November 7, 2003

 

Seminar: Irish Studies, 535

 

Meeting Date: November 7, 2003

 

Chair: Martin J. Burke

 

Speaker: Prof. Bill Rolston

            Professor of Sociology, University of Ulster, Jordanstown.

 

Title of Talk:   “Visions or Nightmares?  Murals and Imagining the Future in Northern Ireland”

 

Rapporteur: Cóilín Parsons

 

Attendees: James Gleason; Mary Butler Shannon (Bergen Community College); Megan McCarthy (Columbia University); Lucy Oakley (New York University); Joshua Perl (New York University); Anna Eggert-Rolston (University of Ulster, Jordanstown/Belfast); Gertrude Hamilton (Marymount College of Fordham University); Sheila Gorman (Columbia University); Peter M. Leahy (CUNY Graduate Center); Rita Loughlin (American Irish Teachers Association); Michael O. Shannon (Lehman College); Kate Fernoib; Becky Amato (CUNY); Judy Vannais; Diane Menagh (Fairfield University, Conn.); Alice Naughton; Terry Byrne (College of New Jersey); Barbara Young (Molloy College); Frank Naughton (Kean University); Bill McGimpsey, Michael Bolger; Will Hatheway (CUNY); Beth Gilmartin (Monmouth University); Maria McGarrity (Long Island University); Joseph Lennon (Manhattan College).

 

“Visions or Nightmares? Murals and Imagining the Future in Northern Ireland”

Prof. Rolston’s paper is forthcoming in a volume by the Royal Irish Academy.  A copy of the paper that Prof. Rolston gave has been deposited with University Seminars.  The following is a synopsis.

 

Prof. Rolston begins his paper with a discussion of Benedict Anderson’s idea of an “imagined community”, which he argues is a recognition of the fact that such identities as nationality and ethnicity are social constructs.  In attempting to make sense of their world, groups draw on certain elements of cultural capital, which are sometimes disputed and can lead to forceful exclusion of those who do not share those elements.  Prof. Rolston’s paper seeks to examine a selection of wall murals in the North of Ireland in the context of these arguments.

            These murals are intended as political mobilisation, education and propaganda—hence the title of Prof. Rolston’s books on the matter, Drawing Support.  Republican muralists have often been at the forefront of political thinking, supporting the idea of a political republican strategy in the 1980s, and later acceptance of the Belfast Agreement.  In addition, republican muralists have borrowed images from political struggles around the world—from Palestine to Nicaragua—a fact that represents the broadness of the republican movement.  For loyalists, on the other hand, international identification is much more difficult—theirs is a marrow message of maintaining the status quo in the North.  The rhetoric of civil rights does not come easily to loyalism, and the slogan “no surrender” allies loyalism with dominant and oppressive groups.  Their vocabulary of political expression has been severely limited.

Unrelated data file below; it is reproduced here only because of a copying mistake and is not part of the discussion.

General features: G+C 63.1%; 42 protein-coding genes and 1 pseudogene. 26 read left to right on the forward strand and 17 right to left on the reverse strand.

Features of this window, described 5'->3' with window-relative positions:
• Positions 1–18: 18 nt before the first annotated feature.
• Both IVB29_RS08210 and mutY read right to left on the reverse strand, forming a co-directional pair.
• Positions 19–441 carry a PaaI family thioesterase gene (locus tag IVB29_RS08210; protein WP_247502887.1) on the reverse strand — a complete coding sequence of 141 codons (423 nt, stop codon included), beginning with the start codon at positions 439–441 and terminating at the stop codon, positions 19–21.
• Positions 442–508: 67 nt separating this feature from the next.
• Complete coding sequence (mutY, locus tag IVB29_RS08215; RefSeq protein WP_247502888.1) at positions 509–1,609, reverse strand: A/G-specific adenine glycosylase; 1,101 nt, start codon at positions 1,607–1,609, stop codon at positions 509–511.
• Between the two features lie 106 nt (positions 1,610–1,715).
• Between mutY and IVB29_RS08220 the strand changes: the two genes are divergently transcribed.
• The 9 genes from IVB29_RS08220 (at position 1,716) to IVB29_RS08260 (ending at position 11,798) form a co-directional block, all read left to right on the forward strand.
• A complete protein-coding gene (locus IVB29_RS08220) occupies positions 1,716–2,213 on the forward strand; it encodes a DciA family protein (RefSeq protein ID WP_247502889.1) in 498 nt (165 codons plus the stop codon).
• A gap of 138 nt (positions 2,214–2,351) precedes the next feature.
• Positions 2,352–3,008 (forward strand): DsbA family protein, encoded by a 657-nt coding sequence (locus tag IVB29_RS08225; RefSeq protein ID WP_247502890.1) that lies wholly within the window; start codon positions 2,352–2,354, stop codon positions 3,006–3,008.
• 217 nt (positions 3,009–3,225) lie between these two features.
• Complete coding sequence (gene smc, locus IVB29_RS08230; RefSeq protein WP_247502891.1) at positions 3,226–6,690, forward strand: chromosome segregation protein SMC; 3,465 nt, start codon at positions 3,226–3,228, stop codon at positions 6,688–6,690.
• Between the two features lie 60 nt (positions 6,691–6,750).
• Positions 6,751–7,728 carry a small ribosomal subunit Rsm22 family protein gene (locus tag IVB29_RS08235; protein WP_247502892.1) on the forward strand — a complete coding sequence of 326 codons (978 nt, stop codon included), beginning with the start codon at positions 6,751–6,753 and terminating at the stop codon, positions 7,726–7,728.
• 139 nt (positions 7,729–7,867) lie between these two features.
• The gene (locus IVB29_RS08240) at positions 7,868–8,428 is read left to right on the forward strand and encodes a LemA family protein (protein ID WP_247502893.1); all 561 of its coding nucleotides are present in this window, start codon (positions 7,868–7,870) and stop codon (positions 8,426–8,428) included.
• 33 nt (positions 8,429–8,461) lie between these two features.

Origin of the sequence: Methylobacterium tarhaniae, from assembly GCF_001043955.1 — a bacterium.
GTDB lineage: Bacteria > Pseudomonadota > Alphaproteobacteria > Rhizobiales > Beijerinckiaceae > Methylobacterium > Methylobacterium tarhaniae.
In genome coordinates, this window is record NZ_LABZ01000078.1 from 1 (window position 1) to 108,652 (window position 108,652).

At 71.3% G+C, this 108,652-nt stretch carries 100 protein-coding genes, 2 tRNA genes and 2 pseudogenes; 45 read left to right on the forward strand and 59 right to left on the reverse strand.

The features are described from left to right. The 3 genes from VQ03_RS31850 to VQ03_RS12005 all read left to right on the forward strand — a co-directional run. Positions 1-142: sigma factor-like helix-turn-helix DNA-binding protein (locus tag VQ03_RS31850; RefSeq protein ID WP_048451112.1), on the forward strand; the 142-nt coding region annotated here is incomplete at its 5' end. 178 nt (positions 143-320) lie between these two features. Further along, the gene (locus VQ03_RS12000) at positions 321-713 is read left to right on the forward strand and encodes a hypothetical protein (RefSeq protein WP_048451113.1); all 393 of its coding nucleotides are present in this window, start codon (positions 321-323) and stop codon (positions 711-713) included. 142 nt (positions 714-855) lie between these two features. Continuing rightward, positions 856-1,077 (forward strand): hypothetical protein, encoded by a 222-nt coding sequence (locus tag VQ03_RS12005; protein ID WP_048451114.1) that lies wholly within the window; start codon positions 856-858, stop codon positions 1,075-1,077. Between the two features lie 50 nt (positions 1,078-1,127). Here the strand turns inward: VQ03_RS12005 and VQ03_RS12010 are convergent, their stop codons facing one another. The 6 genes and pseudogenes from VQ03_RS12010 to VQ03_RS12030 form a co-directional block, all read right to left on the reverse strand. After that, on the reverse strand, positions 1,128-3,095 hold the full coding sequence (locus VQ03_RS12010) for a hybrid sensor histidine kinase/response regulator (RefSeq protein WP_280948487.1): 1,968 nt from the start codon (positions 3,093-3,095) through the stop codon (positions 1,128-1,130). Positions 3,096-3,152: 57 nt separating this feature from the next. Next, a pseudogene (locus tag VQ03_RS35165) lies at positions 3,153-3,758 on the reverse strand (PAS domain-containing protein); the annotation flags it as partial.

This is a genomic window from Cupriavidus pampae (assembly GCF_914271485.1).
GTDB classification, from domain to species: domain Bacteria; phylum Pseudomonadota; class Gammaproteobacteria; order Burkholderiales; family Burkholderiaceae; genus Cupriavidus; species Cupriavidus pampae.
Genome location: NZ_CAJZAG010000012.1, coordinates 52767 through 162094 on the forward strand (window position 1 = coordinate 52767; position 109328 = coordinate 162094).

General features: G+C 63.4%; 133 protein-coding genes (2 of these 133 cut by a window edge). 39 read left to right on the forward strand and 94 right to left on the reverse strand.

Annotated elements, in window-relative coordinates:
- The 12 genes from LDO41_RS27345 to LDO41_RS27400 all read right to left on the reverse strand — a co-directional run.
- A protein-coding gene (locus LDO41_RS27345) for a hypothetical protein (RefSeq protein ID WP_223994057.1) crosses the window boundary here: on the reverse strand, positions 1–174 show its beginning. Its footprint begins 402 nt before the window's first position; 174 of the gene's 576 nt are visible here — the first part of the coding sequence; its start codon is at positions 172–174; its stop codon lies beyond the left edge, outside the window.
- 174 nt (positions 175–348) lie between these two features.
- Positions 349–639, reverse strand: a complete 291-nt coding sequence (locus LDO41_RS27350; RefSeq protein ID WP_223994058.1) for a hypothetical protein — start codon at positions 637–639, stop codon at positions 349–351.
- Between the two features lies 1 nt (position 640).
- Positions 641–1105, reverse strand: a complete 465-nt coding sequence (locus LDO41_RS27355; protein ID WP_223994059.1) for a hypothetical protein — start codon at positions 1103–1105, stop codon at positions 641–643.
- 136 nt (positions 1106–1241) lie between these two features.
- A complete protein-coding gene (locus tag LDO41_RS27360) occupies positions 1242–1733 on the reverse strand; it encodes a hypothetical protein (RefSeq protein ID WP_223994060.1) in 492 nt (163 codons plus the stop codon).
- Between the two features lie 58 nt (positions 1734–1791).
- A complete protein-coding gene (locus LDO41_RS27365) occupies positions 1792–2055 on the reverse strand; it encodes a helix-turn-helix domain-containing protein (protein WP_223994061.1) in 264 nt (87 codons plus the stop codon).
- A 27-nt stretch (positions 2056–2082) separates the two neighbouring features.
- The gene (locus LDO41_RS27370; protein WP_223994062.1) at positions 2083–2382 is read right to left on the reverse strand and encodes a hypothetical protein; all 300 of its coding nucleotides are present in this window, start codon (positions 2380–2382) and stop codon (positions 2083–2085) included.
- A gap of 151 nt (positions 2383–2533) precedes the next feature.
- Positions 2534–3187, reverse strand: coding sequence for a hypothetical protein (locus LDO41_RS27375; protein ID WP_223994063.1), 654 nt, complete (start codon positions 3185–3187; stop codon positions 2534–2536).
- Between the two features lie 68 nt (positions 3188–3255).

A means of identifying a community is to express its uniqueness by way of creating and sustaining myths of origin.  Republican muralists have drawn on a vast pool of Irish mythology and history in their expression of origins—the Táin, and the heroism of Cúchulain in particular, has been a favoured source for republicans.  Loyalists have at times recast Cúchulain as a loyalist Pict driving out the Celtic Mebh, and sometimes the muralists have actually used the statue of him in the GPO in Dublin—commissioned by de Valera—as the model for their images.  Historical republican murals depict narrowly violent events such as the struggles of 1798, 1803 and 1916, as well wider historical stories such as those of the Penal Laws, hedge schools and the famine.  Loyalist murals have traditionally looked to King Billy as a historical figure, but with recent disunity among loyalists his popularity has faded.  In UDA areas he has been replaced by images of the 1641 massacres and the siege of Derry.  UVF muralists have a more definite institutional and exclusive history to refer to—that of the Ulster Volunteers in the early twentieth century.  This narrowly organisational approach to murals, Prof. Rolston suggests, can be traced both to the division within loyalism, and also to a crisis in formal education in Protestant areas, which leads to an ignorance of history, or a narrowly sectarian vision of history.  The Ulster Scots Heritage Council is trying to enrich the Protestant sense of history.

            The confidence, focus, determination and articulateness of the republican community is the stuff of loyalist nightmares.  Republicans see time and change as being on their side, and republicanism can represent itself as visionary.  Loyalists do not find it easy to depict their responses to republicanism as rational or productive.  Loyalist muralists cannot put into visual form aspirations that are not there—hence the continuing popularity in loyalist areas of paramilitary images even in the midst of a peace process.

 

 

 

Q. Within Republican murals are there any different types for different groups?

A. Loyalist imagery is 70% or more paramilitary.  After 1994 republicans stopped painting hooded men with guns.  Recently there has been a return of men with guns but they are now identifiable local heroes.  The Continuity IRA and the Real IRA have painted some—four that I know of.  Two are very traditional.  Two relate to prisoners rights.  However, there is no equivalent of the unionist divisions.

Q. Are the murals being defaced?